There is an inherent risk to being a journalist in the 21st century; while online platforms have expanded the reach of journalists in communicating information, they have also proliferated harassment and misinformation. Amy touched on this disquiet with us. “I have definitely been harassed and I’m sure there’s an extra layer of harassment because I’m a woman, but if I was a woman of color, it might be even worse. And what I’ve experienced has been bad and shocking to me, but there have also been journalists that have gotten so much worse, journalists in other countries that have been afraid for their lives.” 

With some guidance from a friend and fellow journalist, Bethany Brookshire, Amy developed strategies to help navigate these challenges that she shared with us. Above all, Amy recommended “to pause before you do anything — whether it’s to a phishing attempt, or in the case of harassment, to not go with your first reaction.” Allowing time for reflection gives you space to be strategic and think about why you want to respond. You can ask yourself questions such as: “Is it because somebody said something inaccurate, and you want to correct them? Is it because somebody is damaging your reputation and you want to set the record straight? Also, what is the likelihood of you achieving that goal [by replying]?” Through this process, it is easier to identify when clarification may be helpful versus responding to people who are not open to a discussion. Amy highly encouraged talking with colleagues and asking them “what if I say this?” This will provide a sense of what kind of reaction you can reasonably expect and whether the response you received is targeted harassment. Beyond acute measures, Amy emphasized the importance of reporting harassment in order to stop abuse perpetuating. Unfortunately, online harassment is a reality of having a presence, often ensuing from misinformation or misdirection of anger. 

In spite of these ongoing challenges, Amy has told stories from around the globe and covered topics from infectious diseases to nutrition. Through reflection of her diverse experiences, Amy has observed a sense of relatedness.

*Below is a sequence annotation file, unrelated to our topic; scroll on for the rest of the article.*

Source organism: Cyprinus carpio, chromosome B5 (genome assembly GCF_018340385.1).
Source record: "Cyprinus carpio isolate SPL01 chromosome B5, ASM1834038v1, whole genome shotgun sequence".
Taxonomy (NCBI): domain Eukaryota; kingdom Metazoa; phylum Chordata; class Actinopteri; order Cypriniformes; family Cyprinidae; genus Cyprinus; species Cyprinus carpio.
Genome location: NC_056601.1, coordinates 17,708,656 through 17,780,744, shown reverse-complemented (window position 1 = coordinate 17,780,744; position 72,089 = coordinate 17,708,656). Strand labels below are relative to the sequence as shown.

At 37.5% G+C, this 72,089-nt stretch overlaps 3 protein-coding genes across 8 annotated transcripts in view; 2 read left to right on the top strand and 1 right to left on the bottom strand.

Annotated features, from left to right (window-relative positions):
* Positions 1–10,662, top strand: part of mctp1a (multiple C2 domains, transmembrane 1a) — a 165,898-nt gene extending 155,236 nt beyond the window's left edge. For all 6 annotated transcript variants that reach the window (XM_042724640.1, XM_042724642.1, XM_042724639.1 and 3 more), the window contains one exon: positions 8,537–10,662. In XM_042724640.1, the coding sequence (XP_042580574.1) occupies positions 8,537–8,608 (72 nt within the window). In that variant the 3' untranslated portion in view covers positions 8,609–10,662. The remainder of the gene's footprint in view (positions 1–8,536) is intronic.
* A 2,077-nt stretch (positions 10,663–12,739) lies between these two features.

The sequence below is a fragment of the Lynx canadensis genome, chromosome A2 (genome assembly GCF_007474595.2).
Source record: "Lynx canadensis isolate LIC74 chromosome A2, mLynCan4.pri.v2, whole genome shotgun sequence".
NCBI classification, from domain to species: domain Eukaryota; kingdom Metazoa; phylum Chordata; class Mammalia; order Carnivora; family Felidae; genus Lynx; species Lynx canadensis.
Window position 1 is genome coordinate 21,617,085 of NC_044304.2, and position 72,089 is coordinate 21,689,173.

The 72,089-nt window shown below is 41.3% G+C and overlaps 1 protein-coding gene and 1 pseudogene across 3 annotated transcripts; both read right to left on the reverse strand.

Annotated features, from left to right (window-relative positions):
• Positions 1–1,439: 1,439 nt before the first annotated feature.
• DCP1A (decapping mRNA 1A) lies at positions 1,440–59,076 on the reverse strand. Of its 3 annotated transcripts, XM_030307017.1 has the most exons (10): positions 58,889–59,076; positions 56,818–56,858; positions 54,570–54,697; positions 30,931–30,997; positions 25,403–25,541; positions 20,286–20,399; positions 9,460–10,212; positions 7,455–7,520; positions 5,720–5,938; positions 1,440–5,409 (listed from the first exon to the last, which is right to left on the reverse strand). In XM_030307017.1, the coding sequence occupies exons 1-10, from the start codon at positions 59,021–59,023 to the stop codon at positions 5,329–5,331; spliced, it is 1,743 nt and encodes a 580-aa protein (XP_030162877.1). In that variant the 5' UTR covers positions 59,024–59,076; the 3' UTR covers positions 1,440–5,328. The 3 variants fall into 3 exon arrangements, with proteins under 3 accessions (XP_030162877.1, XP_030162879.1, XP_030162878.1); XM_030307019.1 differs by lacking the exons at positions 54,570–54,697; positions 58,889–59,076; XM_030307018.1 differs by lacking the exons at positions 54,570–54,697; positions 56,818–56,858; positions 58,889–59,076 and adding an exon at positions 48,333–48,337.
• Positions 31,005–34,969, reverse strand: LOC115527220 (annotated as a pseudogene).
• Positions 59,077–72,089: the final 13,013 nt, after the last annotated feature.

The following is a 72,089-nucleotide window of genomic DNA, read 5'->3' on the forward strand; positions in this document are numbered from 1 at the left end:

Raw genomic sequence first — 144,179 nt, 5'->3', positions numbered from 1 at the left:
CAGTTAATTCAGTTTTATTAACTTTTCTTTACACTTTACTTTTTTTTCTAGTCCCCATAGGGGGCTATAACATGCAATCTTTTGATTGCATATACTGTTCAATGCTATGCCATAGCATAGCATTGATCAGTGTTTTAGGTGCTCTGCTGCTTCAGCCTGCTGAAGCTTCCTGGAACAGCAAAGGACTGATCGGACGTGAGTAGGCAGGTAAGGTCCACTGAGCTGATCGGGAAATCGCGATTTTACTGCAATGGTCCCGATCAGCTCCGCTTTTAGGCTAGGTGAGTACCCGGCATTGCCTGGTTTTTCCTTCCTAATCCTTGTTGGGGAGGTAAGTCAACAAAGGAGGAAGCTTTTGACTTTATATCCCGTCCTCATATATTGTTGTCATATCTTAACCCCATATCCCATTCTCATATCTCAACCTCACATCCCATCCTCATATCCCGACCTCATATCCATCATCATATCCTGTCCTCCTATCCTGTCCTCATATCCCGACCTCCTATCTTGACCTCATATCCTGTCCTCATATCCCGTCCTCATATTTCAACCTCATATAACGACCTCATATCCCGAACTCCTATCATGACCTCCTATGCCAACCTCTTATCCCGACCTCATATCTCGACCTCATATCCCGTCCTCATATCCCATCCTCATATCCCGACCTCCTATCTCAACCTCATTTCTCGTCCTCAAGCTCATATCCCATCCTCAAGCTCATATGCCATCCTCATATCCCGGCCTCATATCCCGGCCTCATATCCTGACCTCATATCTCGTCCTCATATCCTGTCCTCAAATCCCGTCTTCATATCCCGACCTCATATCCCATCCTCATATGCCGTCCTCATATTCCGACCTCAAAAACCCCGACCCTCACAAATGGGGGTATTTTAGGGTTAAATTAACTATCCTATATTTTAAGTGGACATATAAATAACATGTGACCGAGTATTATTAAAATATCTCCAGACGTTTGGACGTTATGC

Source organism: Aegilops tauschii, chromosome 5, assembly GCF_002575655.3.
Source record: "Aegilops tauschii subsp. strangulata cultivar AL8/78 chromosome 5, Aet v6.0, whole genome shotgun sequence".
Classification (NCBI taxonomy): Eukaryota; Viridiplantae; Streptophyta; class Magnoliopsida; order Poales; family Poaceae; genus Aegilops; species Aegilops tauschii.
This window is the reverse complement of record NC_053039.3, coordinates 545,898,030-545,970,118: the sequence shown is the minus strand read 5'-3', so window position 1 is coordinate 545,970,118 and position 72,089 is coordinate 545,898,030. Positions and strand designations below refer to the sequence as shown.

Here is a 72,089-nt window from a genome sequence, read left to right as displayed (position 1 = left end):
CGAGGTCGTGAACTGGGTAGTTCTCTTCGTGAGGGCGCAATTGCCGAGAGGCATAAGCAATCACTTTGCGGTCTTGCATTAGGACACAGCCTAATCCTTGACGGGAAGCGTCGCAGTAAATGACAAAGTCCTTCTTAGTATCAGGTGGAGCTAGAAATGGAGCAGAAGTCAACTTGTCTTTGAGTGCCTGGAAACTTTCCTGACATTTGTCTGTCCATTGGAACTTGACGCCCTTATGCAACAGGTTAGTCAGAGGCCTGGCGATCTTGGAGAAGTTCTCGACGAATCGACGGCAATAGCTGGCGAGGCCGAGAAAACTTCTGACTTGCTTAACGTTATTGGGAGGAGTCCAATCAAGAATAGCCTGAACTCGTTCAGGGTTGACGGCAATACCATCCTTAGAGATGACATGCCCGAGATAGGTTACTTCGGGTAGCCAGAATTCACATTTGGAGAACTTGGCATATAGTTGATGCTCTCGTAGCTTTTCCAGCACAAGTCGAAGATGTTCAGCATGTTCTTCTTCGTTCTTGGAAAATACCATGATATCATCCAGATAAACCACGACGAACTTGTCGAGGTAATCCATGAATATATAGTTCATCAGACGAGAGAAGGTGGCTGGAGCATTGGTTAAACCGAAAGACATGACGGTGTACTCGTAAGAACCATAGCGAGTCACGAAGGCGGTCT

Her recent discussions with nurses and certified nursing assistants who were working in nursing homes and veterans homes during the COVID-19 pandemic reminded her of the interviews she had with nurses during the 2014 Ebola outbreak. As Amy replayed her tapes, she thought, “Oh my gosh, it’s the same thing, only this one is in the US, this one’s in Sierra Leone, but it’s the same!” Regardless of the separations of time and space between these outbreaks of disease, reflecting upon the individual interactions made it apparent that many of the persistent problems in global health are longstanding and connected. 

Ultimately, one of Amy’s main motivations as a writer is to push for systemic change addressing these core issues. As Amy remarked, many of “the biggest problems in health aren’t necessarily in the hospital” and require fundamental changes (for example, access to housing). Whether writing about a need for labor protections to protect health, discussing how legislature changes could boost vaccine production, or describing how stronger social safety nets could improve health outcomes in the US, Amy’s experience has taught her that these issues require “more people writing about those things and more people pushing for those things.” And while that may take a long time, she is driven by a “love to be a part of that conversation” by using her voice as a journalist.